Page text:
I spoke this week at the Inclusive 2040 event hosted in Plymouth, England, to explore the future of sustainable, equitable growth in that city.

Alongside speakers including Stephen Evans of the Learning and Work Institute, Fiona Tuck of Metro Dynamics, Alexis Bowater OBE, and Tim Sydenham, I presented an interactive session on strategic foresight, drawing on an adapted version of the IMAJINE scenarios.

Britain’s so-called “Ocean City” has been a strategically important naval site for centuries, thanks to its shipyards and dockyards. In exploring the future for the city, we also wanted to acknowledge its long history. Who we have been in the past shapes who we are today, and the potential for who we might need to become tomorrow.

In Plymouth’s naval heyday, the time of the Napoleonic wars, each ship was its own “wooden world”, a microcosm moving through the ocean. The image of a man o’war sailing into battle evokes a particular notion of strategy: directing one’s own organization like a vessel through changing waters, assessing the conditions of the weather and the sea, weighing one’s limited resources, managing the morale of one’s crew, and making judicious choices in combat and competition with other, rival ships.

At times, leading an organization can feel like steering one of the ships pictured in Dominic Serres’ Return of a Fleet into Plymouth Harbour: even in a familiar setting, all is not certain. Some hazards are evident and well-charted; others may lie below the waterline; others still may vary with the conditions of the sea and the sky. Each figure in Serres’ painting, whether on the land or aboard a vessel large or small, will have a different perspective on the waters which the fleet is seeking to successfully navigate.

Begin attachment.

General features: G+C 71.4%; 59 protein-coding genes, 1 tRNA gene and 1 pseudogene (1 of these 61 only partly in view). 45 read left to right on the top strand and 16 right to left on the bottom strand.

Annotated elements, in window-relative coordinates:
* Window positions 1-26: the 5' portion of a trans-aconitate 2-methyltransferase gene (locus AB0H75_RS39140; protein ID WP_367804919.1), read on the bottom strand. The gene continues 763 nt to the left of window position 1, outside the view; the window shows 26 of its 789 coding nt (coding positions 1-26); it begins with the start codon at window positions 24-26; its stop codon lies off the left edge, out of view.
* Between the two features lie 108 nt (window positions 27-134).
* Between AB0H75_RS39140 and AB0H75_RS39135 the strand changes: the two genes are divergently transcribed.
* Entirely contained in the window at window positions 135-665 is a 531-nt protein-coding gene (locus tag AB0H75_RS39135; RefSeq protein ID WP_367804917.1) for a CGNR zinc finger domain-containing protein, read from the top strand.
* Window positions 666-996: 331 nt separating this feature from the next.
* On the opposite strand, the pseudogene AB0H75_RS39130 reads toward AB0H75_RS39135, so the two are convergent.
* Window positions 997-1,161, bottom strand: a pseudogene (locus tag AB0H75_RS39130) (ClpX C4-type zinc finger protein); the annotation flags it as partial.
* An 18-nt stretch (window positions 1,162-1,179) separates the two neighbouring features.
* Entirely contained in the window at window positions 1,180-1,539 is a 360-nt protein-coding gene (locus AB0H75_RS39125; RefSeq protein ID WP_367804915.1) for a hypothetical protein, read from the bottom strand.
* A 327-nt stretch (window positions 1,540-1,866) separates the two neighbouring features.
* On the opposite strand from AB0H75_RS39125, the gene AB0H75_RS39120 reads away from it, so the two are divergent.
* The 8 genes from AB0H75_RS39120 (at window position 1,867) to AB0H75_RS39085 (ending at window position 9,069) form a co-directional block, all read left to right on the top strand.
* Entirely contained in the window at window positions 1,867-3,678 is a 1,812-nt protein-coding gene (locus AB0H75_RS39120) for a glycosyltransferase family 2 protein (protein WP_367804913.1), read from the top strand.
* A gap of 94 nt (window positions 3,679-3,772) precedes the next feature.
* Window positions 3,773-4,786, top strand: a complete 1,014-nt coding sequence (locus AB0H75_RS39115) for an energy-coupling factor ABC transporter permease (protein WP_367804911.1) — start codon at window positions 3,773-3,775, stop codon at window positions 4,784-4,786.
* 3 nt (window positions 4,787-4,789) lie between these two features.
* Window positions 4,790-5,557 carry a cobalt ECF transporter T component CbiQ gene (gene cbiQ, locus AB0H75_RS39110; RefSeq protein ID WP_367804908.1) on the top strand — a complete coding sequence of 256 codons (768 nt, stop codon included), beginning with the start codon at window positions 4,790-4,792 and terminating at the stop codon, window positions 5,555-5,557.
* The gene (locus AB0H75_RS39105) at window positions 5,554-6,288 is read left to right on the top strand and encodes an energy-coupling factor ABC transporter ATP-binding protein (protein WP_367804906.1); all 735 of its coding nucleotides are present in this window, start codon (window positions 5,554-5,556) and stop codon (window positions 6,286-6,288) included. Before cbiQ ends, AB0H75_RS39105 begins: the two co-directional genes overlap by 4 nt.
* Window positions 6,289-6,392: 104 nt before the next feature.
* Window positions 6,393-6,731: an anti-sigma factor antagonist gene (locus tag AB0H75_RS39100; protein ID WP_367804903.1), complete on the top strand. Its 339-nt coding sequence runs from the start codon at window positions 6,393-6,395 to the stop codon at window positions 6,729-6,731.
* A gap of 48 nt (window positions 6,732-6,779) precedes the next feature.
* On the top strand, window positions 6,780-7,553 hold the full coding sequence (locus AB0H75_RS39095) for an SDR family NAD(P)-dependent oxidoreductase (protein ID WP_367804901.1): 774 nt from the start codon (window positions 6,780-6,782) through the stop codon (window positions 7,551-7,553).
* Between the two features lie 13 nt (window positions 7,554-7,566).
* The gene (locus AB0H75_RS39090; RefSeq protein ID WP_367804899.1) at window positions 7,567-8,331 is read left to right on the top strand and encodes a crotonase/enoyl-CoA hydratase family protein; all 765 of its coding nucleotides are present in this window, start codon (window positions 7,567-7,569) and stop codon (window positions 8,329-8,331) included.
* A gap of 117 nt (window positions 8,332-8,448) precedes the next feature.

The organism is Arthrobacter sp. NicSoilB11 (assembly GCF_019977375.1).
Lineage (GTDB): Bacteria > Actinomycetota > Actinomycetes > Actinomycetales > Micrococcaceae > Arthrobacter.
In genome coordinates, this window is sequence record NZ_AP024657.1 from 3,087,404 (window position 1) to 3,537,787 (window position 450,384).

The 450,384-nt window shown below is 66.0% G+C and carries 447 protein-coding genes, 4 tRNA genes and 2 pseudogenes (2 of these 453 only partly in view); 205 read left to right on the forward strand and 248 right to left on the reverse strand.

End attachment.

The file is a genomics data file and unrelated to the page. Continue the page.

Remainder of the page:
Such multiple perspectives can prove useful in helping us to understand the three elements which Geoffrey Vickers identified as fundamental to wise decision-making in his book The Art of Judgment:

What is going on? What does it mean for us? And what can we do about it?

Yet our world is different from that of centuries past. The connections and complexities which define it have evolved considerably, as has the speed and quality of communication. Strategizing today involves much more than guiding a single ship, squadron, or fleet in competition against hostile powers.

As Trudi Lang and Richard Whittington write in Harvard Business Review, we must adopt a broad view of strategy, rather than leaders’ traditional approach of “taking the long view and focusing on where they’re going”:

Thinking narrowly, in terms of traditional sectors, industries, or geographies, can limit or blindside an organization. A better approach is to think in terms of systems. Doing so sensitizes leaders to broad changes of context and allows them to bring actors together from many sectors, which in turn enables the creation of new value.

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IMAJINE: Futures of Infectious Disease

COVID-19 has brought infectious disease, and the ways we fight or prevent it, to the forefront of discussion about the very biggest decisions our societies face. On issues ranging from economics, wellbeing, and sustainability to authoritarianism, democratic accountability, digital inclusion, privacy, and surveillance, the pandemic has become something we cannot ignore.

What might the future hold in terms of both infectious disease and the acts we take to counter it? For the IMAJINE project’s four scenarios for the future of Europe in 2048, Gail Carson of Oxford’s Nuffield Department of Medicine explores this question.

You can read her response to the scenarios at the IMAJINE website.